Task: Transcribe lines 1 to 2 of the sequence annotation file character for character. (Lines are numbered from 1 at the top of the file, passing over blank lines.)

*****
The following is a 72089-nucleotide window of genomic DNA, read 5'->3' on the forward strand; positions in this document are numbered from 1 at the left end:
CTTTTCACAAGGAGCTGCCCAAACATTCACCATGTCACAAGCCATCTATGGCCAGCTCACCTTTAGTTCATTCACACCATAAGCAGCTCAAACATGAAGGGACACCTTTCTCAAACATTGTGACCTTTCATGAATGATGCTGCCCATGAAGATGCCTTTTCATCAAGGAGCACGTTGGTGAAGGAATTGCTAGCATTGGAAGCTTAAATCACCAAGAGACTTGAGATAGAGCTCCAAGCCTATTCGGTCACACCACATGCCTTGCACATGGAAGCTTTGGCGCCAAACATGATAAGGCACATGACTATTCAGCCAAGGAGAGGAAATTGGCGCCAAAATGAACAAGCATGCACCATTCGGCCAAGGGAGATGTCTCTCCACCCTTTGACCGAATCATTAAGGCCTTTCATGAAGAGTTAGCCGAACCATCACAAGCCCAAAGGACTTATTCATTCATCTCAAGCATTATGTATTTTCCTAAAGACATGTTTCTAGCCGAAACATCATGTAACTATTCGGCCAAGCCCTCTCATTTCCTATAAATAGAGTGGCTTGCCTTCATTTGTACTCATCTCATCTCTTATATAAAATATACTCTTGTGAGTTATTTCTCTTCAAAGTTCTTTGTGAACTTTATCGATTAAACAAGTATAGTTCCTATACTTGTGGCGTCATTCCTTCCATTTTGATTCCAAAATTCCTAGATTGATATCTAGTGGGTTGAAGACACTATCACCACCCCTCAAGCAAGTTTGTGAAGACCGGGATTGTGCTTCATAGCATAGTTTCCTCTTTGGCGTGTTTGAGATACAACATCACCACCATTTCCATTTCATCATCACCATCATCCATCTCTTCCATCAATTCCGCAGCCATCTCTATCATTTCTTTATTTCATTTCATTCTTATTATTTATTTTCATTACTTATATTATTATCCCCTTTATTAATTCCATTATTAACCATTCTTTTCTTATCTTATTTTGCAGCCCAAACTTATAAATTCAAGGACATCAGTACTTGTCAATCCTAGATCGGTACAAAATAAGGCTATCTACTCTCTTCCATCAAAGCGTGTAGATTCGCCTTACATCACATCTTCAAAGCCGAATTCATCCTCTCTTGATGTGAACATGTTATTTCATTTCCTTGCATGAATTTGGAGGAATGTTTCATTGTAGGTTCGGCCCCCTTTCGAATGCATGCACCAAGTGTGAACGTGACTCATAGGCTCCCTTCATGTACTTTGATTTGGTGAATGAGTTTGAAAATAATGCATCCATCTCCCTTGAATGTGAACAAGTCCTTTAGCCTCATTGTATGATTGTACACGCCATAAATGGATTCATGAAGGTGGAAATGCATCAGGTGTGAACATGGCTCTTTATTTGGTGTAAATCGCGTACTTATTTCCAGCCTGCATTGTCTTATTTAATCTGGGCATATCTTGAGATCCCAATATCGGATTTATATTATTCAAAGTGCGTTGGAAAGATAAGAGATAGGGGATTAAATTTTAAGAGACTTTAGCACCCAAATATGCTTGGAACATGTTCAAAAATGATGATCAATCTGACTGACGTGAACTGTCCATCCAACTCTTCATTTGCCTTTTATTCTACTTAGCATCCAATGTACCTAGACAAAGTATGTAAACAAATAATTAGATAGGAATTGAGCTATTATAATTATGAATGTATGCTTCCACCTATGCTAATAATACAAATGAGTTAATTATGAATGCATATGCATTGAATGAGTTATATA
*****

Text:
The following is a 72089-nucleotide window of genomic DNA, read 5'->3' on the forward strand; positions in this document are numbered from 1 at the left end:
CTTTTCACAAGGAGCTGCCCAAACATTCACCATGTCACAAGCCATCTATGGCCAGCTCACCTTTAGTTCATTCACACCATAAGCAGCTCAAACATGAAGGGACACCTTTCTCAAACATTGTGACCTTTCATGAATGATGCTGCCCATGAAGATGCCTTTTCATCAAGGAGCACGTTGGTGAAGGAATTGCTAGCATTGGAAGCTTAAATCACCAAGAGACTTGAGATAGAGCTCCAAGCCTATTCGGTCACACCACATGCCTTGCACATGGAAGCTTTGGCGCCAAACATGATAAGGCACATGACTATTCAGCCAAGGAGAGGAAATTGGCGCCAAAATGAACAAGCATGCACCATTCGGCCAAGGGAGATGTCTCTCCACCCTTTGACCGAATCATTAAGGCCTTTCATGAAGAGTTAGCCGAACCATCACAAGCCCAAAGGACTTATTCATTCATCTCAAGCATTATGTATTTTCCTAAAGACATGTTTCTAGCCGAAACATCATGTAACTATTCGGCCAAGCCCTCTCATTTCCTATAAATAGAGTGGCTTGCCTTCATTTGTACTCATCTCATCTCTTATATAAAATATACTCTTGTGAGTTATTTCTCTTCAAAGTTCTTTGTGAACTTTATCGATTAAACAAGTATAGTTCCTATACTTGTGGCGTCATTCCTTCCATTTTGATTCCAAAATTCCTAGATTGATATCTAGTGGGTTGAAGACACTATCACCACCCCTCAAGCAAGTTTGTGAAGACCGGGATTGTGCTTCATAGCATAGTTTCCTCTTTGGCGTGTTTGAGATACAACATCACCACCATTTCCATTTCATCATCACCATCATCCATCTCTTCCATCAATTCCGCAGCCATCTCTATCATTTCTTTATTTCATTTCATTCTTATTATTTATTTTCATTACTTATATTATTATCCCCTTTATTAATTCCATTATTAACCATTCTTTTCTTATCTTATTTTGCAGCCCAAACTTATAAATTCAAGGACATCAGTACTTGTCAATCCTAGATCGGTACAAAATAAGGCTATCTACTCTCTTCCATCAAAGCGTGTAGATTCGCCTTACATCACATCTTCAAAGCCGAATTCATCCTCTCTTGATGTGAACATGTTATTTCATTTCCTTGCATGAATTTGGAGGAATGTTTCATTGTAGGTTCGGCCCCCTTTCGAATGCATGCACCAAGTGTGAACGTGACTCATAGGCTCCCTTCATGTACTTTGATTTGGTGAATGAGTTTGAAAATAATGCATCCATCTCCCTTGAATGTGAACAAGTCCTTTAGCCTCATTGTATGATTGTACACGCCATAAATGGATTCATGAAGGTGGAAATGCATCAGGTGTGAACATGGCTCTTTATTTGGTGTAAATCGCGTACTTATTTCCAGCCTGCATTGTCTTATTTAATCTGGGCATATCTTGAGATCCCAATATCGGATTTATATTATTCAAAGTGCGTTGGAAAGATAAGAGATAGGGGATTAAATTTTAAGAGACTTTAGCACCCAAATATGCTTGGAACATGTTCAAAAATGATGATCAATCTGACTGACGTGAACTGTCCATCCAACTCTTCATTTGCCTTTTATTCTACTTAGCATCCAATGTACCTAGACAAAGTATGTAAACAAATAATTAGATAGGAATTGAGCTATTATAATTATGAATGTATGCTTCCACCTATGCTAATAATACAAATGAGTTAATTATGAATGCATATGCATTGAATGAGTTATATA